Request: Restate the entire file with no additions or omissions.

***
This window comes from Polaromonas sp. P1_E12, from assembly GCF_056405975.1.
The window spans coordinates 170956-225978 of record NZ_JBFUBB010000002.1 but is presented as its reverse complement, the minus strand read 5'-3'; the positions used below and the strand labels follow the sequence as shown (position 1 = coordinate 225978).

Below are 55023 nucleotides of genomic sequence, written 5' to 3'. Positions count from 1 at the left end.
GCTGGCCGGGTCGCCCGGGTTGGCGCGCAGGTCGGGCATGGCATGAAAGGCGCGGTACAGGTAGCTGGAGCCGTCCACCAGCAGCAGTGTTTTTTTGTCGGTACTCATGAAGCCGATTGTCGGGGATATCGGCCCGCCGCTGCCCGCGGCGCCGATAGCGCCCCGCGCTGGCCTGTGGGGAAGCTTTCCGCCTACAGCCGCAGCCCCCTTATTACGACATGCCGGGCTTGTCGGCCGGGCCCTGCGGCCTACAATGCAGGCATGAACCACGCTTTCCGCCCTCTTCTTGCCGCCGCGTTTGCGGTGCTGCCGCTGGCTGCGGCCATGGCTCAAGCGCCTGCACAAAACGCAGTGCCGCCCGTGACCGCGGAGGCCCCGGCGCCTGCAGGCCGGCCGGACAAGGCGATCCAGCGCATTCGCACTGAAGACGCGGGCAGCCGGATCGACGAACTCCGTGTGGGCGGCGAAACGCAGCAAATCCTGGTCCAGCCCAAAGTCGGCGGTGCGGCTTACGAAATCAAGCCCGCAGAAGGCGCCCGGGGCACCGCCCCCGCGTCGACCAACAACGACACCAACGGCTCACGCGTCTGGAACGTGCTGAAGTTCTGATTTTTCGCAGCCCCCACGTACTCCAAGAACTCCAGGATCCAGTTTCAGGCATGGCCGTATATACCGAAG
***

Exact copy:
This window comes from Polaromonas sp. P1_E12, from assembly GCF_056405975.1.
The window spans coordinates 170956-225978 of record NZ_JBFUBB010000002.1 but is presented as its reverse complement, the minus strand read 5'-3'; the positions used below and the strand labels follow the sequence as shown (position 1 = coordinate 225978).

Below are 55023 nucleotides of genomic sequence, written 5' to 3'. Positions count from 1 at the left end.
GCTGGCCGGGTCGCCCGGGTTGGCGCGCAGGTCGGGCATGGCATGAAAGGCGCGGTACAGGTAGCTGGAGCCGTCCACCAGCAGCAGTGTTTTTTTGTCGGTACTCATGAAGCCGATTGTCGGGGATATCGGCCCGCCGCTGCCCGCGGCGCCGATAGCGCCCCGCGCTGGCCTGTGGGGAAGCTTTCCGCCTACAGCCGCAGCCCCCTTATTACGACATGCCGGGCTTGTCGGCCGGGCCCTGCGGCCTACAATGCAGGCATGAACCACGCTTTCCGCCCTCTTCTTGCCGCCGCGTTTGCGGTGCTGCCGCTGGCTGCGGCCATGGCTCAAGCGCCTGCACAAAACGCAGTGCCGCCCGTGACCGCGGAGGCCCCGGCGCCTGCAGGCCGGCCGGACAAGGCGATCCAGCGCATTCGCACTGAAGACGCGGGCAGCCGGATCGACGAACTCCGTGTGGGCGGCGAAACGCAGCAAATCCTGGTCCAGCCCAAAGTCGGCGGTGCGGCTTACGAAATCAAGCCCGCAGAAGGCGCCCGGGGCACCGCCCCCGCGTCGACCAACAACGACACCAACGGCTCACGCGTCTGGAACGTGCTGAAGTTCTGATTTTTCGCAGCCCCCACGTACTCCAAGAACTCCAGGATCCAGTTTCAGGCATGGCCGTATATACCGAAG